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Article

Neofusicoccum mediterraneum Is Involved in a Twig and Branch Dieback of Olive Trees Observed in Salento (Apulia, Italy)

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Council for Agricultural Research and Economics (CREA)-Research Centre for Plant Protection and Certification (CREA-DC), Via C.G. Bertero, 22, 00156 Roma, Italy
2
Terranostra S.r.l.s., Via Monte Grappa, 48, 72021 Francavilla Fontana, Italy
3
Council for Agricultural Research and Economics (CREA)-Research Centre for Olive, Fruit Trees and Citrus Crops (CREA-OFA), Via di Fioranello, 52, 00134 Roma, Italy
*
Author to whom correspondence should be addressed.
Academic Editors: Paolo Gonthier and Lawrence S. Young
Pathogens 2022, 11(1), 53; https://doi.org/10.3390/pathogens11010053
Received: 27 November 2021 / Revised: 30 December 2021 / Accepted: 30 December 2021 / Published: 2 January 2022
Olive trees are infected and damaged by Botryosphaeriaceae fungi in various countries. The botryosphaeriaceous fungus Neofusicoccum mediterraneum is highly aggressive and is a major concern for olive groves in Spain and California (USA), where it causes ‘branch and twig dieback’ characterized by wood discoloration, bark canker, and canopy blight. During surveys of olive groves in Apulia (southern Italy), we noticed that—in some areas—trees were heavily affected by severe branch and twig dieback. In addition, chlorosis and the appearance of red-bronze patches on the leaf preceded the wilting of the foliage, with necrotic leaves persisting on the twigs. Given the severity of the manifestation in zones also subject to olive quick decline syndrome (OQDS) caused by Xylella fastidiosa subsp. pauca, we investigated the etiology and provide indications for differentiating the symptoms from OQDS. Isolation from diseased wood samples revealed a mycete, which was morphologically and molecularly identified as N. mediterraneum. The pathogenicity tests clearly showed that this fungus is able to cause the natural symptoms. Therefore, also considering the low number of tested samples, N. mediterraneum is a potential causal agent of the observed disease. Specifically, inoculation of the twigs caused complete wilting in two to three weeks, while inoculation at the base of the stem caused severe girdling wedge-shaped cankers. The growth rate of the fungus in in vitro tests was progressively higher from 10 to 30 °C, failing to grow at higher temperatures, but keeping its viability even after prolonged exposure at 50 °C. The capacity of the isolate to produce catenulate chlamydospores, which is novel for the species, highlights the possibility of a new morphological strain within N. mediterraneum. Further investigations are ongoing to verify whether additional fungal species are involved in this symptomatology. View Full-Text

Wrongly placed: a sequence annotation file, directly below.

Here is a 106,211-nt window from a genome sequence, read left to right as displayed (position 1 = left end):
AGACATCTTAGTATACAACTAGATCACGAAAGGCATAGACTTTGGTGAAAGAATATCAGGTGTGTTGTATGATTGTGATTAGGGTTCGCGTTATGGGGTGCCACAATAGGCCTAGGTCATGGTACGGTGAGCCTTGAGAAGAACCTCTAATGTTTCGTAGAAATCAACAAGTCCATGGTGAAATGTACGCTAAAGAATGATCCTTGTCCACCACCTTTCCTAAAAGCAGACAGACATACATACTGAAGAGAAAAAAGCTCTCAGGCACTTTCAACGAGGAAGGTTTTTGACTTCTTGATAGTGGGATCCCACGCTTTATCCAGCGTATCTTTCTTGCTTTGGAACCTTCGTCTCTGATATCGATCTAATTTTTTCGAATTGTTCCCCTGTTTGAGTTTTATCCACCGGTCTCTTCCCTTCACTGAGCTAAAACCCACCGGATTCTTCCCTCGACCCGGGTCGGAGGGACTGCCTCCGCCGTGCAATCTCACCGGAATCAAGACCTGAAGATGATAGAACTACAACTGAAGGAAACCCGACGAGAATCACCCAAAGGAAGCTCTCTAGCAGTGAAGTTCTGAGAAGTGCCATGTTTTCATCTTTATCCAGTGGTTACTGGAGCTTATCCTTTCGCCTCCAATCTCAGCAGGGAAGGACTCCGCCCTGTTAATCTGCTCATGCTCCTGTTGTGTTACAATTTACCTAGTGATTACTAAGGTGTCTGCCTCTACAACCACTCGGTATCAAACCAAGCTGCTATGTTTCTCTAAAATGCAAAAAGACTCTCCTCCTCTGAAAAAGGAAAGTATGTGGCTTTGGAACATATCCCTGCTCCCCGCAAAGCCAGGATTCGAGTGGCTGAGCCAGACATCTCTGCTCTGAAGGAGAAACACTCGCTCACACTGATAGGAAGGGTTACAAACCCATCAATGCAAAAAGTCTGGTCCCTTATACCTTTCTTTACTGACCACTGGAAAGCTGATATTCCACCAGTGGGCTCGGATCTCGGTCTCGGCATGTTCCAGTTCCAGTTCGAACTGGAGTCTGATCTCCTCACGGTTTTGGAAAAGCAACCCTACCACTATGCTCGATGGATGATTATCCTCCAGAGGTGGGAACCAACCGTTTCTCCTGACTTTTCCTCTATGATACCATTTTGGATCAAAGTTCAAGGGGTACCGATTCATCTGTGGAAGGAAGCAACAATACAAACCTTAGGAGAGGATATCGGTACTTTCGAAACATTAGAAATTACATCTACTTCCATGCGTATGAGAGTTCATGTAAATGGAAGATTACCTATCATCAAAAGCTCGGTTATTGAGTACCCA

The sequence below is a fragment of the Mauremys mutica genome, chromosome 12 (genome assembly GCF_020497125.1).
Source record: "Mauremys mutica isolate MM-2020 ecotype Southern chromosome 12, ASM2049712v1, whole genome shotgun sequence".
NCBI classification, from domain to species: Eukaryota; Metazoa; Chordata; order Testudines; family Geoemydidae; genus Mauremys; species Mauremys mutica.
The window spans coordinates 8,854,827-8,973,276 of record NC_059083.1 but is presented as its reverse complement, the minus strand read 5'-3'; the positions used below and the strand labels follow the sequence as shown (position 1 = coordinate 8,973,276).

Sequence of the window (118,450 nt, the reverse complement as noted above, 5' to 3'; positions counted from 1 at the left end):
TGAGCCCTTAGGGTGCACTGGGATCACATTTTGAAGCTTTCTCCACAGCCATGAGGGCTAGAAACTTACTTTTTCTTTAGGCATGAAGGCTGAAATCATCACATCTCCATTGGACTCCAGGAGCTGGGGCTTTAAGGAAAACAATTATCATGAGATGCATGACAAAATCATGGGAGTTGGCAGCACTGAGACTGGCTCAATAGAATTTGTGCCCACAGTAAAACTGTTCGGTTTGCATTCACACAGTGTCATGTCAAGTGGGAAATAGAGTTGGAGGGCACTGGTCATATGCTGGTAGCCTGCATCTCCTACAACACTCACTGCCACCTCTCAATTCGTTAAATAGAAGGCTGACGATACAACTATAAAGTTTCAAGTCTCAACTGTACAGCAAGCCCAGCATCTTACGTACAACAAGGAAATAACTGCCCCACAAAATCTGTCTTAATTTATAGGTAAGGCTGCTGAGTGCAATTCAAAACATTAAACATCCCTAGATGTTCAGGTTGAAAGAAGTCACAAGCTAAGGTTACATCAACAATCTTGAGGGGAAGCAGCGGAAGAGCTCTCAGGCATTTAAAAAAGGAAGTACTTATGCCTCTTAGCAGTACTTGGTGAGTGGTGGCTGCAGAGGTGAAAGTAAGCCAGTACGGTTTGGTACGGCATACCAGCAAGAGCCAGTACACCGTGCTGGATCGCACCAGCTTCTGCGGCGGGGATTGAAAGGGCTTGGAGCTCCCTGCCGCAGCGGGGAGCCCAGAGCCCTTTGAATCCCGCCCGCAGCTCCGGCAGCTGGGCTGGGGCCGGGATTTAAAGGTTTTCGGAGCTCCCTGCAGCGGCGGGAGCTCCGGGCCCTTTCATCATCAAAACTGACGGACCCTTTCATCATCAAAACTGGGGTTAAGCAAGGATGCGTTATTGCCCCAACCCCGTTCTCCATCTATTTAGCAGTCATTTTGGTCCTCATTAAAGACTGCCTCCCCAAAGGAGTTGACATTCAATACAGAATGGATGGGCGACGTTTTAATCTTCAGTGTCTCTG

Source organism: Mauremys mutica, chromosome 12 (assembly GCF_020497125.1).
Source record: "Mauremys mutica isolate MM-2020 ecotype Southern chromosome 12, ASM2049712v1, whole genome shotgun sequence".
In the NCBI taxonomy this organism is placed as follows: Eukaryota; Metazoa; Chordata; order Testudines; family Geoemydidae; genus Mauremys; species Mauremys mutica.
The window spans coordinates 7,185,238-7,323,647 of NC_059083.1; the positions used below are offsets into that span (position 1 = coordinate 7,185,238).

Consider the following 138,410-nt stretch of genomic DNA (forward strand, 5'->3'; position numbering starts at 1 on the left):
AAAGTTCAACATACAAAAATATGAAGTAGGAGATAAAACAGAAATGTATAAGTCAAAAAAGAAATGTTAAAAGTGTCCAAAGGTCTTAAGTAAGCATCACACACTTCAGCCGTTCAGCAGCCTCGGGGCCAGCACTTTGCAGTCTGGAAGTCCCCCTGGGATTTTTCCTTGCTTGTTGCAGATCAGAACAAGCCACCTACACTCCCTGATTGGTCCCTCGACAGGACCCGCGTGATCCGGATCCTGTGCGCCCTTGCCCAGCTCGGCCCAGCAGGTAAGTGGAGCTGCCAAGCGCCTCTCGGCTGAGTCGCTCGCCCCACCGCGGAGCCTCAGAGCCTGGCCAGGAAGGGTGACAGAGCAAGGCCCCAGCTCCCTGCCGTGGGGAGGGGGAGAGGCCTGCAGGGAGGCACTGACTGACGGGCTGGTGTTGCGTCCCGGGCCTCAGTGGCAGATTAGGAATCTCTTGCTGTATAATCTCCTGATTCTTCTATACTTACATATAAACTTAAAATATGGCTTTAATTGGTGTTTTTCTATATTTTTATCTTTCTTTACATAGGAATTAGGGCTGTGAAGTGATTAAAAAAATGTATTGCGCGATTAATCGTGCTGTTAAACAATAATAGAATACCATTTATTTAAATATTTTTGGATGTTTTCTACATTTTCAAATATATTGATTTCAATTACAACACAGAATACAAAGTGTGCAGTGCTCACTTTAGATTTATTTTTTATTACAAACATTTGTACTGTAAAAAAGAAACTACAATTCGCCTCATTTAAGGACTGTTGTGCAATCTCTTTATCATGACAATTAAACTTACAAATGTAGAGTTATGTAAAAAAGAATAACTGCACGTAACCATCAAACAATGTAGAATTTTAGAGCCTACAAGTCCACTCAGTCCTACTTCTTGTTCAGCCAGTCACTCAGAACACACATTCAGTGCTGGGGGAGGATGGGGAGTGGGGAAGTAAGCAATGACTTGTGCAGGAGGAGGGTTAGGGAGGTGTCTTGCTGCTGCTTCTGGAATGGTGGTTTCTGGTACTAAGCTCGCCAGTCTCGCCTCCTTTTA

Keywords: olive tree; Botryosphaeriaceae; Neofusicoccum mediterraneum; branch and twig dieback; Xylella fastidiosa; olive quick decline syndrome OQDS; wilting; canker olive tree; Botryosphaeriaceae; Neofusicoccum mediterraneum; branch and twig dieback; Xylella fastidiosa; olive quick decline syndrome OQDS; wilting; canker
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MDPI and ACS Style

Brunetti, A.; Matere, A.; Lumia, V.; Pasciuta, V.; Fusco, V.; Sansone, D.; Marangi, P.; Cristella, N.; Faggioli, F.; Scortichini, M.; Pilotti, M. Neofusicoccum mediterraneum Is Involved in a Twig and Branch Dieback of Olive Trees Observed in Salento (Apulia, Italy). Pathogens 2022, 11, 53. https://doi.org/10.3390/pathogens11010053

AMA Style

Brunetti A, Matere A, Lumia V, Pasciuta V, Fusco V, Sansone D, Marangi P, Cristella N, Faggioli F, Scortichini M, Pilotti M. Neofusicoccum mediterraneum Is Involved in a Twig and Branch Dieback of Olive Trees Observed in Salento (Apulia, Italy). Pathogens. 2022; 11(1):53. https://doi.org/10.3390/pathogens11010053

Chicago/Turabian Style

Brunetti, Angela, Antonio Matere, Valentina Lumia, Vittorio Pasciuta, Valeria Fusco, Domenico Sansone, Paolo Marangi, Nicola Cristella, Francesco Faggioli, Marco Scortichini, and Massimo Pilotti. 2022. "Neofusicoccum mediterraneum Is Involved in a Twig and Branch Dieback of Olive Trees Observed in Salento (Apulia, Italy)" Pathogens 11, no. 1: 53. https://doi.org/10.3390/pathogens11010053

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